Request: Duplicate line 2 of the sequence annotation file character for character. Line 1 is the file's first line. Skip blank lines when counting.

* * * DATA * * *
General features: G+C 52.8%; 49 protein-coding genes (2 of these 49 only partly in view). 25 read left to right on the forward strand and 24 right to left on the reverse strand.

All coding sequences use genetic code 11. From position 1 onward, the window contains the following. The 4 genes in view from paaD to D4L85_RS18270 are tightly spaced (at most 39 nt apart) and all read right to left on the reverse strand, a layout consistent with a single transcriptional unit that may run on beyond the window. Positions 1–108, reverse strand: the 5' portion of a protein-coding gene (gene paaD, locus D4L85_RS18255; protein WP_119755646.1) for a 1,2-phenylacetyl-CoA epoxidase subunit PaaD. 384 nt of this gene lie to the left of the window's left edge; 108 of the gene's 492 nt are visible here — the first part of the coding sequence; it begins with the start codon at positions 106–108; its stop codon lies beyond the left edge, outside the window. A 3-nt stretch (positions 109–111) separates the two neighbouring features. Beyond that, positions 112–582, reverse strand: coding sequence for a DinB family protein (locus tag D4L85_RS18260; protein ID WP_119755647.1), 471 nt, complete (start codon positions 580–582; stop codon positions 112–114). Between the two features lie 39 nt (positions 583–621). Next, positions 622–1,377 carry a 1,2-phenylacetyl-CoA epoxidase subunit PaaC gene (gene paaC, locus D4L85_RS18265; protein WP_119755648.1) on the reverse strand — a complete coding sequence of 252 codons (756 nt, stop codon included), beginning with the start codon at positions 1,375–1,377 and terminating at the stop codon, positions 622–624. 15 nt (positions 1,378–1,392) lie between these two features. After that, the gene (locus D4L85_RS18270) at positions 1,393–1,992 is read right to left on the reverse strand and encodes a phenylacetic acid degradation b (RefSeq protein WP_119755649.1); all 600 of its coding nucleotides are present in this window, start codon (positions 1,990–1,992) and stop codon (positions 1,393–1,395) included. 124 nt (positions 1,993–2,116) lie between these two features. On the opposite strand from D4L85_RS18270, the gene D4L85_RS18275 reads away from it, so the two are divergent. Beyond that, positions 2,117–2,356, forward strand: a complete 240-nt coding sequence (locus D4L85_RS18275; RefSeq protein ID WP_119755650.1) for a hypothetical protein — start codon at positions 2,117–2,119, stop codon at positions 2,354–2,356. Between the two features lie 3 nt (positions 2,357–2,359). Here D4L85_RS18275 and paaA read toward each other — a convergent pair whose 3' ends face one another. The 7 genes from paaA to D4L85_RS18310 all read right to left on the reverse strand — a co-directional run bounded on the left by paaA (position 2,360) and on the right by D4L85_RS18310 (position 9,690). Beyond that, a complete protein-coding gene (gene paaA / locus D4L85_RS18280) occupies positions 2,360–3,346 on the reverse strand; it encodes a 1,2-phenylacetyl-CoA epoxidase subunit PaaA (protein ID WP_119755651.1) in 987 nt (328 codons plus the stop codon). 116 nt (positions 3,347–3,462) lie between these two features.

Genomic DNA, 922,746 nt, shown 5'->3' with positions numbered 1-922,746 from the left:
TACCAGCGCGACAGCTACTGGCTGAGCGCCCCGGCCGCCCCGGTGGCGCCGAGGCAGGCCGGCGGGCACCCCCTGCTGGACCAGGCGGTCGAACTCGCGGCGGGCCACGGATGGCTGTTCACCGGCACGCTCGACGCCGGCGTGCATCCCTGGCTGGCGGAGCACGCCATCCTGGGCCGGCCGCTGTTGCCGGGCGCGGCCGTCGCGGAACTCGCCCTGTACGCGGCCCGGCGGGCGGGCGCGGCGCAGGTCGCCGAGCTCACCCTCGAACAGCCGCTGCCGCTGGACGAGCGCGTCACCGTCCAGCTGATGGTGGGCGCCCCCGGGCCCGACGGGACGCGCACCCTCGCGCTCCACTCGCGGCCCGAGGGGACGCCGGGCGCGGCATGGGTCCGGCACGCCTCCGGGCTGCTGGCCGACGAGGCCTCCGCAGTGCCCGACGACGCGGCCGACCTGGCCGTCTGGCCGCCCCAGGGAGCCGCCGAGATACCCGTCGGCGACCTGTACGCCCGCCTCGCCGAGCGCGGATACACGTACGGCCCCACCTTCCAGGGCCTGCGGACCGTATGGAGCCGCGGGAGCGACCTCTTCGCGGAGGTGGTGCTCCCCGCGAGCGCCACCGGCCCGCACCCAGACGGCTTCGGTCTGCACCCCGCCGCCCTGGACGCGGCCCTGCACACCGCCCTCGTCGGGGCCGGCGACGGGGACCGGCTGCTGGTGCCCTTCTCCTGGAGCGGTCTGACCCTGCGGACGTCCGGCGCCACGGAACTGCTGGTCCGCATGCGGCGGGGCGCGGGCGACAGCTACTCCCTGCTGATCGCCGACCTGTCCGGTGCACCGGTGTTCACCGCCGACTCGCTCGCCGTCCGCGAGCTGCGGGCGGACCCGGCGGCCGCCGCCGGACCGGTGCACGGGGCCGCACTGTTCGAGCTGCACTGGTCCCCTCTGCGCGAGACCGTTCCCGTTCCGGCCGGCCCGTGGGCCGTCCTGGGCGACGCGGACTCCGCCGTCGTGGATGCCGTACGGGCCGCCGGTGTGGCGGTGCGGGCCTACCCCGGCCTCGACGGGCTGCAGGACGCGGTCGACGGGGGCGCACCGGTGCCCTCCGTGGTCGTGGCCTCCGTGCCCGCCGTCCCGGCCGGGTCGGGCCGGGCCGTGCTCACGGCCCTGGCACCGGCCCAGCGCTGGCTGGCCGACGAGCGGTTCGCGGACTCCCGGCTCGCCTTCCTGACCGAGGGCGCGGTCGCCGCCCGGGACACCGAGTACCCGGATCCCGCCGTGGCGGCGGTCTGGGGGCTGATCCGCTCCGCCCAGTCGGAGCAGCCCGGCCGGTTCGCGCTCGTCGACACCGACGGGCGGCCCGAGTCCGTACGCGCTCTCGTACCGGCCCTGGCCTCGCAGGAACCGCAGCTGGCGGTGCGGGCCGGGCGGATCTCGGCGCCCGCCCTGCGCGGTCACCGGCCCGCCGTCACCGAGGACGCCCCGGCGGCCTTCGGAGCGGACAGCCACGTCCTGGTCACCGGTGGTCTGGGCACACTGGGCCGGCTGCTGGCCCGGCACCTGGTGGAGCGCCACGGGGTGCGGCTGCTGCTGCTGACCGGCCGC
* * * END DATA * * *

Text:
All coding sequences use genetic code 11. From position 1 onward, the window contains the following. The 4 genes in view from paaD to D4L85_RS18270 are tightly spaced (at most 39 nt apart) and all read right to left on the reverse strand, a layout consistent with a single transcriptional unit that may run on beyond the window. Positions 1–108, reverse strand: the 5' portion of a protein-coding gene (gene paaD, locus D4L85_RS18255; protein WP_119755646.1) for a 1,2-phenylacetyl-CoA epoxidase subunit PaaD. 384 nt of this gene lie to the left of the window's left edge; 108 of the gene's 492 nt are visible here — the first part of the coding sequence; it begins with the start codon at positions 106–108; its stop codon lies beyond the left edge, outside the window. A 3-nt stretch (positions 109–111) separates the two neighbouring features. Beyond that, positions 112–582, reverse strand: coding sequence for a DinB family protein (locus tag D4L85_RS18260; protein ID WP_119755647.1), 471 nt, complete (start codon positions 580–582; stop codon positions 112–114). Between the two features lie 39 nt (positions 583–621). Next, positions 622–1,377 carry a 1,2-phenylacetyl-CoA epoxidase subunit PaaC gene (gene paaC, locus D4L85_RS18265; protein WP_119755648.1) on the reverse strand — a complete coding sequence of 252 codons (756 nt, stop codon included), beginning with the start codon at positions 1,375–1,377 and terminating at the stop codon, positions 622–624. 15 nt (positions 1,378–1,392) lie between these two features. After that, the gene (locus D4L85_RS18270) at positions 1,393–1,992 is read right to left on the reverse strand and encodes a phenylacetic acid degradation b (RefSeq protein WP_119755649.1); all 600 of its coding nucleotides are present in this window, start codon (positions 1,990–1,992) and stop codon (positions 1,393–1,395) included. 124 nt (positions 1,993–2,116) lie between these two features. On the opposite strand from D4L85_RS18270, the gene D4L85_RS18275 reads away from it, so the two are divergent. Beyond that, positions 2,117–2,356, forward strand: a complete 240-nt coding sequence (locus D4L85_RS18275; RefSeq protein ID WP_119755650.1) for a hypothetical protein — start codon at positions 2,117–2,119, stop codon at positions 2,354–2,356. Between the two features lie 3 nt (positions 2,357–2,359). Here D4L85_RS18275 and paaA read toward each other — a convergent pair whose 3' ends face one another. The 7 genes from paaA to D4L85_RS18310 all read right to left on the reverse strand — a co-directional run bounded on the left by paaA (position 2,360) and on the right by D4L85_RS18310 (position 9,690). Beyond that, a complete protein-coding gene (gene paaA / locus D4L85_RS18280) occupies positions 2,360–3,346 on the reverse strand; it encodes a 1,2-phenylacetyl-CoA epoxidase subunit PaaA (protein ID WP_119755651.1) in 987 nt (328 codons plus the stop codon). 116 nt (positions 3,347–3,462) lie between these two features.